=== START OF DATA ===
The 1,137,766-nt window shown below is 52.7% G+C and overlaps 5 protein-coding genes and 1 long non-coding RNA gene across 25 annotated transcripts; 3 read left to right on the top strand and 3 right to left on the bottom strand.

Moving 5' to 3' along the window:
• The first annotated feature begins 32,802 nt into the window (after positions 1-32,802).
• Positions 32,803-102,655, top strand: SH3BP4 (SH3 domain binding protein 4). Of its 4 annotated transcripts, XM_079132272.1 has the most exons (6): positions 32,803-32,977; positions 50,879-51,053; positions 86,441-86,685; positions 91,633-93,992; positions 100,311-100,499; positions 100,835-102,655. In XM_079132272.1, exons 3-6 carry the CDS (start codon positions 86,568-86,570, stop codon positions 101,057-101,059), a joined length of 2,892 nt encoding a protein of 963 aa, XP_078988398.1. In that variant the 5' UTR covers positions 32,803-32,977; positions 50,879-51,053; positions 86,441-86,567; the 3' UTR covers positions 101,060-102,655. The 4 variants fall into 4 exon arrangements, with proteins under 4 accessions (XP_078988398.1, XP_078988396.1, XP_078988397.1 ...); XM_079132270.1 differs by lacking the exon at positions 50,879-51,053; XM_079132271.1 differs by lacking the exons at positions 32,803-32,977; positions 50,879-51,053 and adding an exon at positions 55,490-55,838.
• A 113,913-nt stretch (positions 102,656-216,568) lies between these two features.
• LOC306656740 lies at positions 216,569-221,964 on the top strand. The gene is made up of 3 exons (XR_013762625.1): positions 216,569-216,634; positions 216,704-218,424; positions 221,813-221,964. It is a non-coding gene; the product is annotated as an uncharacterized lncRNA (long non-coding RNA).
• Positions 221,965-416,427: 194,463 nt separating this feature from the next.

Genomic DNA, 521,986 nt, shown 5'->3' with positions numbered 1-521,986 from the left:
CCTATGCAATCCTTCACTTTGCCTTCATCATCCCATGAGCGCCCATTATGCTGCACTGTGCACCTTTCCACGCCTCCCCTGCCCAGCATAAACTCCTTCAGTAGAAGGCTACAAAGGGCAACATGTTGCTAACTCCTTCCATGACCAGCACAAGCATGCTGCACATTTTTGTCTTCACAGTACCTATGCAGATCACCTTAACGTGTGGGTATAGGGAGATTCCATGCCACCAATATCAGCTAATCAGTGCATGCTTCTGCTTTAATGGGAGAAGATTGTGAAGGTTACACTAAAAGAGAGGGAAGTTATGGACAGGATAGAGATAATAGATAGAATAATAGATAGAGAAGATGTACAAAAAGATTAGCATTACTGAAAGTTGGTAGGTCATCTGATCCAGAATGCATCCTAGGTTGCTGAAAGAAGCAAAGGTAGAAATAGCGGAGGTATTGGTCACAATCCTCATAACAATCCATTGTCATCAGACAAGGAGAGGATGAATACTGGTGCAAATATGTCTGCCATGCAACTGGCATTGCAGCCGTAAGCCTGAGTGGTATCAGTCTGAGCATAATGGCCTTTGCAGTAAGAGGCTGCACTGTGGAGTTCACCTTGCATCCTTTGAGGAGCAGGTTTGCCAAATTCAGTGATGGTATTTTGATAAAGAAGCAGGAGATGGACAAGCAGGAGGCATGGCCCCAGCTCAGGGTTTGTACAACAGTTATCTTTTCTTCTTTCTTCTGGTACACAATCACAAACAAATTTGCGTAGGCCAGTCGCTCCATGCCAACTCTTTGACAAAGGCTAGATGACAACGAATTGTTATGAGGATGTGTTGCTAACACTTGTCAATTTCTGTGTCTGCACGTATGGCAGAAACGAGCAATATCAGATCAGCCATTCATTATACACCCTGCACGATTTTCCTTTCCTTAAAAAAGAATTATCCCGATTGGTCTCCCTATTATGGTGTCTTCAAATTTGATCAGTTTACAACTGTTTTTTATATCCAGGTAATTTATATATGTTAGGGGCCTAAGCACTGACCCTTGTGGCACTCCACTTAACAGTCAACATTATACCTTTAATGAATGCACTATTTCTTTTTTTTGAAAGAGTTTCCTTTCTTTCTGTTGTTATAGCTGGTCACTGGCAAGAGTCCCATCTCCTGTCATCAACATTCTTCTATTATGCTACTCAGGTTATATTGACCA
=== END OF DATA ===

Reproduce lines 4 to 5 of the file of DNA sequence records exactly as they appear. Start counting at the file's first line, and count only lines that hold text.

• Positions 32,803-102,655, top strand: SH3BP4 (SH3 domain binding protein 4). Of its 4 annotated transcripts, XM_079132272.1 has the most exons (6): positions 32,803-32,977; positions 50,879-51,053; positions 86,441-86,685; positions 91,633-93,992; positions 100,311-100,499; positions 100,835-102,655. In XM_079132272.1, exons 3-6 carry the CDS (start codon positions 86,568-86,570, stop codon positions 101,057-101,059), a joined length of 2,892 nt encoding a protein of 963 aa, XP_078988398.1. In that variant the 5' UTR covers positions 32,803-32,977; positions 50,879-51,053; positions 86,441-86,567; the 3' UTR covers positions 101,060-102,655. The 4 variants fall into 4 exon arrangements, with proteins under 4 accessions (XP_078988398.1, XP_078988396.1, XP_078988397.1 ...); XM_079132270.1 differs by lacking the exon at positions 50,879-51,053; XM_079132271.1 differs by lacking the exons at positions 32,803-32,977; positions 50,879-51,053 and adding an exon at positions 55,490-55,838.
• A 113,913-nt stretch (positions 102,656-216,568) lies between these two features.